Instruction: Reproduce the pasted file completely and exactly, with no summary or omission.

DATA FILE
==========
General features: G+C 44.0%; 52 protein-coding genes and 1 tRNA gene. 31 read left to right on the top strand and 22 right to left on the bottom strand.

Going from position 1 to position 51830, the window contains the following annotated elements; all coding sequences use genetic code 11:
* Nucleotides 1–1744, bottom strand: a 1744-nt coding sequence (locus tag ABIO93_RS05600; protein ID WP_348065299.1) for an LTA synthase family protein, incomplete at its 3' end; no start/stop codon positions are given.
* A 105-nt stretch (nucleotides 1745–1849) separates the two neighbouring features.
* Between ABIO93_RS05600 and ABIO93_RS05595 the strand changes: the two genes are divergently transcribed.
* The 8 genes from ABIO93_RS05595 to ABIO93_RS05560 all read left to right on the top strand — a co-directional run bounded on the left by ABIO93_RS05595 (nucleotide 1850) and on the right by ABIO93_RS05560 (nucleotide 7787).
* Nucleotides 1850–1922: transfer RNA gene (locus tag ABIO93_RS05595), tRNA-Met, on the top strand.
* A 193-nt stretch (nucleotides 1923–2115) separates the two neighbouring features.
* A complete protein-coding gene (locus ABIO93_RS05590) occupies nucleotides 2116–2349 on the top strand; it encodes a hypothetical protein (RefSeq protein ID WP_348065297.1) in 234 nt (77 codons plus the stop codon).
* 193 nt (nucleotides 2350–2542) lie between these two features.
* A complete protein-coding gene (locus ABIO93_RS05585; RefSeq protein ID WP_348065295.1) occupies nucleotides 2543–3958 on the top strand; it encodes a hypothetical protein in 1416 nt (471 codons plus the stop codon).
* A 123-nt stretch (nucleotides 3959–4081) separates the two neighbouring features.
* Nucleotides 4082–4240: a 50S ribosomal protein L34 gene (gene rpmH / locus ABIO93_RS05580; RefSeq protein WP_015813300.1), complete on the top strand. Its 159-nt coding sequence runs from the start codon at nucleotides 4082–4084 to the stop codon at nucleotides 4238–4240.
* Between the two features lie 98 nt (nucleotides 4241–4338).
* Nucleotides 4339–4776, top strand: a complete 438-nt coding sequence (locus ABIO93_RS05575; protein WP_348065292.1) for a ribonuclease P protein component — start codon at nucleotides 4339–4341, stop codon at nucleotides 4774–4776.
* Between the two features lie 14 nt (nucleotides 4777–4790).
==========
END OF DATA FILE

General features: G+C 44.0%; 52 protein-coding genes and 1 tRNA gene. 31 read left to right on the top strand and 22 right to left on the bottom strand.

Going from position 1 to position 51830, the window contains the following annotated elements; all coding sequences use genetic code 11:
* Nucleotides 1–1744, bottom strand: a 1744-nt coding sequence (locus tag ABIO93_RS05600; protein ID WP_348065299.1) for an LTA synthase family protein, incomplete at its 3' end; no start/stop codon positions are given.
* A 105-nt stretch (nucleotides 1745–1849) separates the two neighbouring features.
* Between ABIO93_RS05600 and ABIO93_RS05595 the strand changes: the two genes are divergently transcribed.
* The 8 genes from ABIO93_RS05595 to ABIO93_RS05560 all read left to right on the top strand — a co-directional run bounded on the left by ABIO93_RS05595 (nucleotide 1850) and on the right by ABIO93_RS05560 (nucleotide 7787).
* Nucleotides 1850–1922: transfer RNA gene (locus tag ABIO93_RS05595), tRNA-Met, on the top strand.
* A 193-nt stretch (nucleotides 1923–2115) separates the two neighbouring features.
* A complete protein-coding gene (locus ABIO93_RS05590) occupies nucleotides 2116–2349 on the top strand; it encodes a hypothetical protein (RefSeq protein ID WP_348065297.1) in 234 nt (77 codons plus the stop codon).
* 193 nt (nucleotides 2350–2542) lie between these two features.
* A complete protein-coding gene (locus ABIO93_RS05585; RefSeq protein ID WP_348065295.1) occupies nucleotides 2543–3958 on the top strand; it encodes a hypothetical protein in 1416 nt (471 codons plus the stop codon).
* A 123-nt stretch (nucleotides 3959–4081) separates the two neighbouring features.
* Nucleotides 4082–4240: a 50S ribosomal protein L34 gene (gene rpmH / locus ABIO93_RS05580; RefSeq protein WP_015813300.1), complete on the top strand. Its 159-nt coding sequence runs from the start codon at nucleotides 4082–4084 to the stop codon at nucleotides 4238–4240.
* Between the two features lie 98 nt (nucleotides 4241–4338).
* Nucleotides 4339–4776, top strand: a complete 438-nt coding sequence (locus ABIO93_RS05575; protein WP_348065292.1) for a ribonuclease P protein component — start codon at nucleotides 4339–4341, stop codon at nucleotides 4774–4776.
* Between the two features lie 14 nt (nucleotides 4777–4790).